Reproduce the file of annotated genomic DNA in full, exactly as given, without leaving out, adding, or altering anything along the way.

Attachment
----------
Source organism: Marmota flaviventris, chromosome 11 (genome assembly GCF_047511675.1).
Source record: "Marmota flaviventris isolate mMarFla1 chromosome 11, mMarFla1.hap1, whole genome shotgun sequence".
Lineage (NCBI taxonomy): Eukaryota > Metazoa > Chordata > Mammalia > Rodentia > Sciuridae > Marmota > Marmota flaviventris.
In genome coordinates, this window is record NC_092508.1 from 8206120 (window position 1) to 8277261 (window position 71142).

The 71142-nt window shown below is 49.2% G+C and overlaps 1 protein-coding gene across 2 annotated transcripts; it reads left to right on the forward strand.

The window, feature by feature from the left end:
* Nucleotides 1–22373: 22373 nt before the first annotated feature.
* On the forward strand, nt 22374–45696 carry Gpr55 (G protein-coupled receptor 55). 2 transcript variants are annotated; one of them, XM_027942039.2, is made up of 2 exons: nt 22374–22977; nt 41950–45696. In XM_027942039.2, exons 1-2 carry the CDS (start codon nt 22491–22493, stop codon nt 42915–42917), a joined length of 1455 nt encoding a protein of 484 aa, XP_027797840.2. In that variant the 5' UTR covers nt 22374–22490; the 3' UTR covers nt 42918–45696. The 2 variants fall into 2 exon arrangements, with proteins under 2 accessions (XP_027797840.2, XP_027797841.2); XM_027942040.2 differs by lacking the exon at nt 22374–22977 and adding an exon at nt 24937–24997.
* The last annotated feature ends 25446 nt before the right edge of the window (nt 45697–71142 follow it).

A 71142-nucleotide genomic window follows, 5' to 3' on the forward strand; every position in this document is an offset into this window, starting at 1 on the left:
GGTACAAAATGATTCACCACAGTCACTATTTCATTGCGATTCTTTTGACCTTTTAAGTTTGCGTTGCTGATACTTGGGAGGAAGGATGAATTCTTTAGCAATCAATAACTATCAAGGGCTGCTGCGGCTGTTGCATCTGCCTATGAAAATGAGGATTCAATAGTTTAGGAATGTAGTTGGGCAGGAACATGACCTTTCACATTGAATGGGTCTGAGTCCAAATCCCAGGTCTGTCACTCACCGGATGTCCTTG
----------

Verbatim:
Source organism: Marmota flaviventris, chromosome 11 (genome assembly GCF_047511675.1).
Source record: "Marmota flaviventris isolate mMarFla1 chromosome 11, mMarFla1.hap1, whole genome shotgun sequence".
Lineage (NCBI taxonomy): Eukaryota > Metazoa > Chordata > Mammalia > Rodentia > Sciuridae > Marmota > Marmota flaviventris.
In genome coordinates, this window is record NC_092508.1 from 8206120 (window position 1) to 8277261 (window position 71142).

The 71142-nt window shown below is 49.2% G+C and overlaps 1 protein-coding gene across 2 annotated transcripts; it reads left to right on the forward strand.

The window, feature by feature from the left end:
* Nucleotides 1–22373: 22373 nt before the first annotated feature.
* On the forward strand, nt 22374–45696 carry Gpr55 (G protein-coupled receptor 55). 2 transcript variants are annotated; one of them, XM_027942039.2, is made up of 2 exons: nt 22374–22977; nt 41950–45696. In XM_027942039.2, exons 1-2 carry the CDS (start codon nt 22491–22493, stop codon nt 42915–42917), a joined length of 1455 nt encoding a protein of 484 aa, XP_027797840.2. In that variant the 5' UTR covers nt 22374–22490; the 3' UTR covers nt 42918–45696. The 2 variants fall into 2 exon arrangements, with proteins under 2 accessions (XP_027797840.2, XP_027797841.2); XM_027942040.2 differs by lacking the exon at nt 22374–22977 and adding an exon at nt 24937–24997.
* The last annotated feature ends 25446 nt before the right edge of the window (nt 45697–71142 follow it).

A 71142-nucleotide genomic window follows, 5' to 3' on the forward strand; every position in this document is an offset into this window, starting at 1 on the left:
GGTACAAAATGATTCACCACAGTCACTATTTCATTGCGATTCTTTTGACCTTTTAAGTTTGCGTTGCTGATACTTGGGAGGAAGGATGAATTCTTTAGCAATCAATAACTATCAAGGGCTGCTGCGGCTGTTGCATCTGCCTATGAAAATGAGGATTCAATAGTTTAGGAATGTAGTTGGGCAGGAACATGACCTTTCACATTGAATGGGTCTGAGTCCAAATCCCAGGTCTGTCACTCACCGGATGTCCTTG